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. Last Updated: 07/27/2016

Football Season Kicks Off Amid Controversy

Itar-TassZenit forward Andrei Arshavin will be key to his side's progress this season.
Temperatures are hovering around the freezing point, wearing shorts outside seems more like an invitation to double pneumonia than anything that could be identified with fitness and the country's president has weighed in on the latest television deal. Welcome to the start of another Russian football season.

The Premier League kicks off its 16th post-Soviet season Saturday with more money than ever before, more teams with a shot at the title and the usual spattering of controversy on and off the pitch

The biggest controversy for fans looking forward to the new season flared on Tuesday, when the Premier League announced that it had sold the television rights for about 90 percent of its regular season matches to satellite television channel NTV Plus. Less than 1 percent of Russians have NTV Plus at home, and the decision sparked outrage from fans who are used to seeing a large number of games broadcast live on regular television for free.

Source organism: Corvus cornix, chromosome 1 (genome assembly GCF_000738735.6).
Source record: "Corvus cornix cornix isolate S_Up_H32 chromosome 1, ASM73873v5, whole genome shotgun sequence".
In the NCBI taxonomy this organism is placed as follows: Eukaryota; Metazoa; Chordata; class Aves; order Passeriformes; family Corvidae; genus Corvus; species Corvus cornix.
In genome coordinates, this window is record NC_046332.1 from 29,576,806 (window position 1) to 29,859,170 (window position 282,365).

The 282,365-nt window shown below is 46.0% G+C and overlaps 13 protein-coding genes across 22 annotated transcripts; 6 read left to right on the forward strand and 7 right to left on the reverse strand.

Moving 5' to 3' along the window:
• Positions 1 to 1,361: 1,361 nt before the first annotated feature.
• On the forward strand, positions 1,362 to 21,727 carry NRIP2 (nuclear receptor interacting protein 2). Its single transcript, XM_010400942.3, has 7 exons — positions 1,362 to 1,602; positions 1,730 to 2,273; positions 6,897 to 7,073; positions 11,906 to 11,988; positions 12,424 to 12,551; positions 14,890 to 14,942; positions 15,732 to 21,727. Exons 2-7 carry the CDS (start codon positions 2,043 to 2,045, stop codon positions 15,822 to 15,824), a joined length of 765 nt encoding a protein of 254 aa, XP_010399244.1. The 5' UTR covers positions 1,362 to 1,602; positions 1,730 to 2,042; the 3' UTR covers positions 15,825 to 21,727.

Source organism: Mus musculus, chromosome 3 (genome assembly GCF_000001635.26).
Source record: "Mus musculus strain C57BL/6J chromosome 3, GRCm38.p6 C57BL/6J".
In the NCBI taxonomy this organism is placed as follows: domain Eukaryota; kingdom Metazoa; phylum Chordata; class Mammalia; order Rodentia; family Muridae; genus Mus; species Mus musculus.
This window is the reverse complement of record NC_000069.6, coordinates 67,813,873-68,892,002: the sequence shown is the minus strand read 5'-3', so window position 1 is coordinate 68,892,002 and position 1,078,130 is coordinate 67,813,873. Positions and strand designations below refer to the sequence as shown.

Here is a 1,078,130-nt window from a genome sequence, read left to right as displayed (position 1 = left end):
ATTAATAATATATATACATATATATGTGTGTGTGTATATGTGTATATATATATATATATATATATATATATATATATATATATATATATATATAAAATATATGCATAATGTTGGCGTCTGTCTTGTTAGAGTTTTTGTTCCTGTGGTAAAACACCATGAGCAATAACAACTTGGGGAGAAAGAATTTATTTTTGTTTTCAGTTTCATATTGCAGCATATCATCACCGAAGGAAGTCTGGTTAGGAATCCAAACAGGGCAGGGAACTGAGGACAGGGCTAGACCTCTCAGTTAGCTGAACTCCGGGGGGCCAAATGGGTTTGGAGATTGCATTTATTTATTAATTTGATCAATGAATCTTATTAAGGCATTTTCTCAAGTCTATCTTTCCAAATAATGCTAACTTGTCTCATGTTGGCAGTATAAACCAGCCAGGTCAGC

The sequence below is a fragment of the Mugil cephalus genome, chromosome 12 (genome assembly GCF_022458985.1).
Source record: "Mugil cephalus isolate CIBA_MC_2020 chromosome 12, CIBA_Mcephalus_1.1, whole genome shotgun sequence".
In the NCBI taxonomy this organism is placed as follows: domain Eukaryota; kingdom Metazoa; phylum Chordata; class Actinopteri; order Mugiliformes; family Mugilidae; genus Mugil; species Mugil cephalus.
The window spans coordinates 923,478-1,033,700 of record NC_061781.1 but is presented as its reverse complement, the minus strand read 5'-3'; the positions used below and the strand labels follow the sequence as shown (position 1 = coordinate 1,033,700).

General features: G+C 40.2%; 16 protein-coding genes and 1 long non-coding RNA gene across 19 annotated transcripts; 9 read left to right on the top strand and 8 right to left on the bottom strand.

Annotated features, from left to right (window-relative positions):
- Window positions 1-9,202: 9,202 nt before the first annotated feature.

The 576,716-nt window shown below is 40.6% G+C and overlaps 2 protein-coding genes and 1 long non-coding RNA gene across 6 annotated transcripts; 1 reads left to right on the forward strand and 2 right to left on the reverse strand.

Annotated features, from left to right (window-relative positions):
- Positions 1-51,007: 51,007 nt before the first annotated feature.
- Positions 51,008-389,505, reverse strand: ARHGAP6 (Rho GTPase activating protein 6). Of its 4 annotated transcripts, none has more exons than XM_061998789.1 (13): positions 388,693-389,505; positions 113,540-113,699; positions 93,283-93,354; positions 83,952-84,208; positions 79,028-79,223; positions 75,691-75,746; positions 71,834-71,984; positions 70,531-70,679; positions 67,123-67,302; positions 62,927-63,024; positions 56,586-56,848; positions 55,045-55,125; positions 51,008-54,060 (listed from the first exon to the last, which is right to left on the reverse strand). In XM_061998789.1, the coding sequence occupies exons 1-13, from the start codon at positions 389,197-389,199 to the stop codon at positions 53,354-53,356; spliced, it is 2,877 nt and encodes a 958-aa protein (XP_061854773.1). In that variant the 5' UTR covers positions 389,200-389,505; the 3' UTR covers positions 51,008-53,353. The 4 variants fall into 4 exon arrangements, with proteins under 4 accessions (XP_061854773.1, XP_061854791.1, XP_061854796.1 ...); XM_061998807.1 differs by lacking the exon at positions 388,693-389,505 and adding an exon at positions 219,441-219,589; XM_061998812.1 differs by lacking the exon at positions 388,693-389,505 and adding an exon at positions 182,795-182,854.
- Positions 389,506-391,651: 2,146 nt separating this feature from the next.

"Soon they'll sell the rights to national team games to some stupid channel, which will only broadcast the games somewhere in Chukotka, and for so much money that only [billionaire Roman] Abramovich will be able to watch," wrote one fan on the Championat.ru web site. After the announcement, the site quickly filled with messages from angry fans threatening to protest and boycott stadiums, and looking for illicit ways to receive the satellite broadcasts for free.